The Riverside Co., one of the most active private equity firms in the middle market, has sold a minority stake in the firm to Parkwood LLC, a private trust company. Over the last few years, several middle-market private equity firms, including Littlejohn & Co. LLC and Vista Equity Partners, have brought aboard outside investors to grow.
Parkwood CEO Morton Mandel and Riverside co-CEO Stewart Kohl have known each other for more than 10 years, and Parkwood has been a limited partner in various Riverside funds for seven years. Mandel, a long-time business leader and philanthropist in the Cleveland area, approached Kohl about buying a stake in Riverside years ago.
“This relationship had been building,” says Bela Szigethy, co-CEO of Riverside. “Mort talked to us over 10 years ago. He was really ahead of his time. We weren’t considering this then, but as more and more general partners look for access to capital and the market becomes more competitive, we thought now was the right time to enter this type of relationship.”
“We do not want to spend the next 10 years building our next idea. This capital allows us to explore new opportunities and act quickly when appropriate,” he says.
Riverside intends to spend the capital from the deal on its new debt lending business, its deal businesses in Europe and Asia, and acquiring other private equity firms. “The most immediate opportunities in front of us are to build our credit platform,” says Szigethy. “Having said that I don't want to ignore that there are significant opportunities in Europe and Asia. Because those opportunities are right in front of us they may take precedence.”
Buying other private equity firms and folding them into the Riverside brand has been on Riverside’s radar for some time. “We have been approached about two dozen times by private equity firms from different countries or with different specializations who were looking to join up with a firm that has a strong brand, back office and origination function. Before, we were interested in this idea, but now with this capital I can see it becoming a reality,” says Szigethy.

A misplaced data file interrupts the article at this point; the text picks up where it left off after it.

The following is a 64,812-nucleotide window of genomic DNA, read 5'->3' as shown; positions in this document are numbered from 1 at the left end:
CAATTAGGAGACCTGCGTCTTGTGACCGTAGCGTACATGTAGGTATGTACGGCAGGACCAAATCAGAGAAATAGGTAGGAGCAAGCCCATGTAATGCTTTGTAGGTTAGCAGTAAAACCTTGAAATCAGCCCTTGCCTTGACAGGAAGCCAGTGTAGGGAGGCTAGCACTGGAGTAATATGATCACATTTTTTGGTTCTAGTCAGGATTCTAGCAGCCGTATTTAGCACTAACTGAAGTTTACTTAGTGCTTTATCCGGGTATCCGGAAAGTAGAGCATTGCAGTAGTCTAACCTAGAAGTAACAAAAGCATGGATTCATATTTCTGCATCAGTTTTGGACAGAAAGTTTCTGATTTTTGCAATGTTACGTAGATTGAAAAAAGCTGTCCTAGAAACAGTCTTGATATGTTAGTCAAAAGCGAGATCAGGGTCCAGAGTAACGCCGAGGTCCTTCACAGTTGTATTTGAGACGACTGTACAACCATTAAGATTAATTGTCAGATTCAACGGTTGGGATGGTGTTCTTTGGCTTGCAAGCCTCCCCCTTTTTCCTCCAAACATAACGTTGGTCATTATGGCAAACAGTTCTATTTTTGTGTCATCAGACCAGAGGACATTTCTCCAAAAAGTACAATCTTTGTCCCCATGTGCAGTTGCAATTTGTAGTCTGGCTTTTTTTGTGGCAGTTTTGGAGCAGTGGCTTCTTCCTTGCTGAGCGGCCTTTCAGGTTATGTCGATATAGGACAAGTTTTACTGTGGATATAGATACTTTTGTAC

Parkwood’s ownership in Riverside is less than 10 percent and is a non-voting stake. Riverside expects Parkwood to continue to invest as a limited partner in its funds, although that isn’t mandatory. “Fit is very important,” says Kohl. “The wrong partner can make one plus one equal less than two, while the right partner can make one plus one equal more than two. We hold Parkwood in the highest esteem. We are in tune with its mission, which is charitable. We are happy to make money to help Mort and his entity fulfill their philanthropic mission. Mort made his fortune from nothing more than the enormous human capital of Mort and his two brothers, and he does a lot of good with it. We are pleased to be partners.”
Mandel spent 36 years as the chairman of the Premier Industrial Corp., a leading distributor of industrial parts and electronic components.
While this is the first time Riverside has taken capital in exchange for a piece of its business, it may not be the last. However, there are no plans to sell more of Riverside. Szigethy and Stewart plan to remain co-CEOs and have no plans to stop running Riverside or to make personnel changes.
The Riverside-Parkwood deal comes at a time when it has become hard for private equity firms to achieve growth from margin pressure. Capital infusions help private equity firms grow more quickly than they could organically in today’s environment. Over the past two years, a number of private equity firms have taken this route. In 2015, Vista Equity Partners sold a less than 20 percent stake to a consortium led by Dyal Capital Partners--Neuberger Berman’s private equity group. In 2016, Dyal also made a minority investment in KPS Capital Partners. Both were non-voting ownership interests. In 2016, Littlejohn & Co. LLC sold a less than 10 percent stake of itself to Goldman Sachs Alternative Investments & Manager Selection Group. The Carlyle Group, the Blackstone Group, Providence Equity Partners and Lexington Partners have all sold minority interests to pensions, sovereign wealth funds and other investment companies.
“We are not the first to do this, and we won’t be the last,” says Szigethy. “It might be something we see more of going forward.”
Riverside is a global private equity firm focused on making control and non-control investments in growing businesses valued at up to $400 million. Since its founding in 1988, the firm, based in New York City and Cleveland, has invested in more than 460 transactions. The firm's international portfolio includes more than 80 companies. Riverside won Mergers & Acquisitions’ M&A Mid-Market Awards for Seller of the Year for 2014 and 2015, and Kohl and Szigethy won Dealmakers of the Year for 2013.